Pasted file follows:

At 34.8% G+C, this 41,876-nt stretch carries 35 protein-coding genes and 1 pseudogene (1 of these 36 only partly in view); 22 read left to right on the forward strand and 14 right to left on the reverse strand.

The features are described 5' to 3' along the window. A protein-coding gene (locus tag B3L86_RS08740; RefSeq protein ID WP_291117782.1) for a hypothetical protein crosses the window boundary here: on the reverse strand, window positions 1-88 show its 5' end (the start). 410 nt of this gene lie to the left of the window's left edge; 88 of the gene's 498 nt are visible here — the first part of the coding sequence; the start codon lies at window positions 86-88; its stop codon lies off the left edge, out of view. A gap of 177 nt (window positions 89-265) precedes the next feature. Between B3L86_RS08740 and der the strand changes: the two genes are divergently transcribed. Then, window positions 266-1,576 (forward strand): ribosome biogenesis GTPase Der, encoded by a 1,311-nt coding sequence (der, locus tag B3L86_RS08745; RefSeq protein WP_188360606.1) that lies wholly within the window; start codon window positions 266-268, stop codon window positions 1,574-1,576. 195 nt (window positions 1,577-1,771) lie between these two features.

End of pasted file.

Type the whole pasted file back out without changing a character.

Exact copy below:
At 34.8% G+C, this 41,876-nt stretch carries 35 protein-coding genes and 1 pseudogene (1 of these 36 only partly in view); 22 read left to right on the forward strand and 14 right to left on the reverse strand.

The features are described 5' to 3' along the window. A protein-coding gene (locus tag B3L86_RS08740; RefSeq protein ID WP_291117782.1) for a hypothetical protein crosses the window boundary here: on the reverse strand, window positions 1-88 show its 5' end (the start). 410 nt of this gene lie to the left of the window's left edge; 88 of the gene's 498 nt are visible here — the first part of the coding sequence; the start codon lies at window positions 86-88; its stop codon lies off the left edge, out of view. A gap of 177 nt (window positions 89-265) precedes the next feature. Between B3L86_RS08740 and der the strand changes: the two genes are divergently transcribed. Then, window positions 266-1,576 (forward strand): ribosome biogenesis GTPase Der, encoded by a 1,311-nt coding sequence (der, locus tag B3L86_RS08745; RefSeq protein WP_188360606.1) that lies wholly within the window; start codon window positions 266-268, stop codon window positions 1,574-1,576. 195 nt (window positions 1,577-1,771) lie between these two features.